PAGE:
Available only as a Bandcamp download, dedicated to Paul Sartin and featuring long-time collaborator Saul Rose on accordion and reuniting with David Delarre on acoustic guitar, Conversations We’ve Had Before is not, as the title suggests, retreading old material in a new format, but rather a case of coming to familiar topics in the folk collective from different musical angles and songs hitherto unexplored.
That said, all bar one of the choices are traditional, opening up with the musically muscular ‘Knife In The Window’, a variant of Pretty Polly originally intended for a second Wayward Band album, a decidedly bawdy tale of Johnny stealing into Nancy’s bedroom but, given the length of his fol-the-riddle-i-do hanging down to his knee, unable to get his trousers off, unlacing them with the titular knife, she having a child nine months later bearing such a mark. Set to the tune of ‘Hares On The Mountain’, Carthy learnt it from Neil MacColl’s arrangement for the 2015 film of Far From The Madding Crowd.
Nothing to do with its contemporary sexual euphemism, a ‘Mud-plumper’ is an archaic term for someone who dredges ponds, ‘Avington Pond/Mrs Casey’ specifically relating to the teams doing such work in Avington near Winchester and then downing pints in The Plough, the rousingly delivered shanty-like song collected in 1905 and paired with a lurching take on the Morris tune.
Reputedly dating back to Elizabethan times, the oft-covered ‘The Blind Beggar Of Bethnal Green’ gets a whole new slow paced, six-minute musical setting with period colours and delicate guitar filigree courtesy of Delarre who also compiled different broadsides to arrive at the lyric. The first of two instrumentals, ‘Pecket’s Black Mary/Love Lane’ draws partly on John Offord’s ‘John Of The Green’ book for the first tune’s lively fiddle and guitar percussion while the other is Carthy’s own equally spirited homage to a pub in Newcastle where she spent far too much of her time. To give it its full title, ‘John Of The Green Cheshire Way: The Famous Hornpipes in Triple Time of North West England with a Selection of Country Dance Tunes of the Baroque Era’ is also the source for ‘Sword Dance/Cheshire Rolling Hornpipe’, the initial slow, accordion wheezing part giving way to the rollicking conclusion.
Another pairing, this over seven minutes, ‘The Spanish Lady’s Love / Planxty Charles Coote’ brings together a dreamy, achingly sung setting of shortened version of a poignant 16th century poem ascribed to one Thomas Deloney, printed in Thomas Percy’s ‘Reliques of Ancient English Poetry, Vol. II’, a curious tale of a woman kept captive by an English soldier after the taking of Cadiz that combines Stockholm syndrome with a generosity in returning his jewels when he returns to his wife, here twinned with a lively tune by Turlough O’Carolan.
From the same period, and with a reference to the Spanish Armada, ‘Away My Brave Boys’, which she describes as a “nice bit of jingoism”, has a rousing, accordion-powered intro before transforming into three-part harmony a capella. Interestingly, the notes says it recalled to her Alfred Bryan’s 1915 ‘I Didn’t Raise My Boy To Be A Soldier’, an American anti-war song that was recorded by Michael Weston King.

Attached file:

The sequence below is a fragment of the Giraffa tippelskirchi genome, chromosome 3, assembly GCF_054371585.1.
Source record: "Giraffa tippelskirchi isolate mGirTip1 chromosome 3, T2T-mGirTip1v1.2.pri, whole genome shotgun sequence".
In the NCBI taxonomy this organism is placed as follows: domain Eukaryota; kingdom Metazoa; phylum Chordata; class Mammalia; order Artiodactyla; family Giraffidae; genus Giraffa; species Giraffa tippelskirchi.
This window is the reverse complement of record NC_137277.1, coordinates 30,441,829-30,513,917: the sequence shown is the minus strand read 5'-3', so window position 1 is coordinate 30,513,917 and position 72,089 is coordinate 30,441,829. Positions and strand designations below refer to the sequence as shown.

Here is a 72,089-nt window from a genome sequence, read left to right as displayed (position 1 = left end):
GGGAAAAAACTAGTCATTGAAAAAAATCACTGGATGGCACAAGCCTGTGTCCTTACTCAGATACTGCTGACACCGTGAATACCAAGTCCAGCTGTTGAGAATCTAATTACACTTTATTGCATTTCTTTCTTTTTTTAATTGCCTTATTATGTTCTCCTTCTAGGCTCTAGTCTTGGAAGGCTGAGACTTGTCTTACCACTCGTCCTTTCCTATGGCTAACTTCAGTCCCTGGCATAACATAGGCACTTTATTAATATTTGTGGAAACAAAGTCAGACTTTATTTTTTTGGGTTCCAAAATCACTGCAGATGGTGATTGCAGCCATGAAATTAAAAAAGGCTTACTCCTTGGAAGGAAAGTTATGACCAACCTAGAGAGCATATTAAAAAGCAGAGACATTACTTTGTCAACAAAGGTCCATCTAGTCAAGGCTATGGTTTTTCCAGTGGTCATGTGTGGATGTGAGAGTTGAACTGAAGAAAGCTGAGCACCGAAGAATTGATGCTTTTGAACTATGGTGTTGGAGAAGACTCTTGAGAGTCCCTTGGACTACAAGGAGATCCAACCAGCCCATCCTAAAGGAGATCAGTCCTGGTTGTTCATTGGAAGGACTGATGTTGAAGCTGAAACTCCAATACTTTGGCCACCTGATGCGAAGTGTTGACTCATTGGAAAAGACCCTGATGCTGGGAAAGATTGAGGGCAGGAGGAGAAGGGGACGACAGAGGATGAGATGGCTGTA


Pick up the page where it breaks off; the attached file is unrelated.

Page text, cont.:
Moving to the early 17th century, forlorn violin provides the backdrop for their setting of John Donne’s ‘The Message’, a letter to a false lover that moves on to explore divine judgment on the righteous and the wicked, given a suitably dark-grained vocal treatment by Carthy. The two guys adding their voices to the chorus, that’s followed by ‘Go From My Window / Whitefriars Hornpipe’, the song given a shifting time signature arrangement with slow verses and uptempo refrain, featuring revised lyrics from her version on Oliver Knight’s 2002 Mysterious Day album, the energetic instrumental, learnt from Tim Van Eyken, originating in Lancashire despite its title.
Now, while ostensibly a Beatles cover as far as most will assume, with accordion, dreamy violin and lullabying guitar notes, ‘Golden Slumbers’ does in fact date back to at least 1599, McCartney having lifted (uncredited) from ‘Cradle Song’, a poem by Thomas Dekker that first appeared in his play The Pleasant Comedie Of Patient Grissil. They carry the weight beautifully.
The penultimate track is a lurching version of ‘Bird In The Bush’, a Victorian Broadside and another excursion into sexual euphemism, this learnt from the a 1966 anthology of traditional erotic song by Frankie Armstrong, A.L. Lloyd and Anne Briggs, everything rounding off with the fingerpicked and accordion led, wearily sung five-minute ‘The Light Of Other Days’, a broadside ballad unusually treating on depression (“the light of other days is faded, / And all their glories past; / For grief with heavy wing hath shaded, / The hopes too bright to last”), written by Alfred Bunn and M.W. Balfe for their 1836 opera The Maid of Artois.
It’s somewhat depressing that someone with Carthy’s pedigree and following finds it economically unviable to make Conversations We’ve Had Before available as a physical disc (though it might also be a pragmatic decision to separate it from her recent more experimental and prog-folk work), but, complete with a song notes PDF, this are conversations well worth having and an essential addition to the collection.
Artist’s website: www.eliza-carthy.com
‘Sword Dance/Cheshire Rolling Hornpipe’ – live: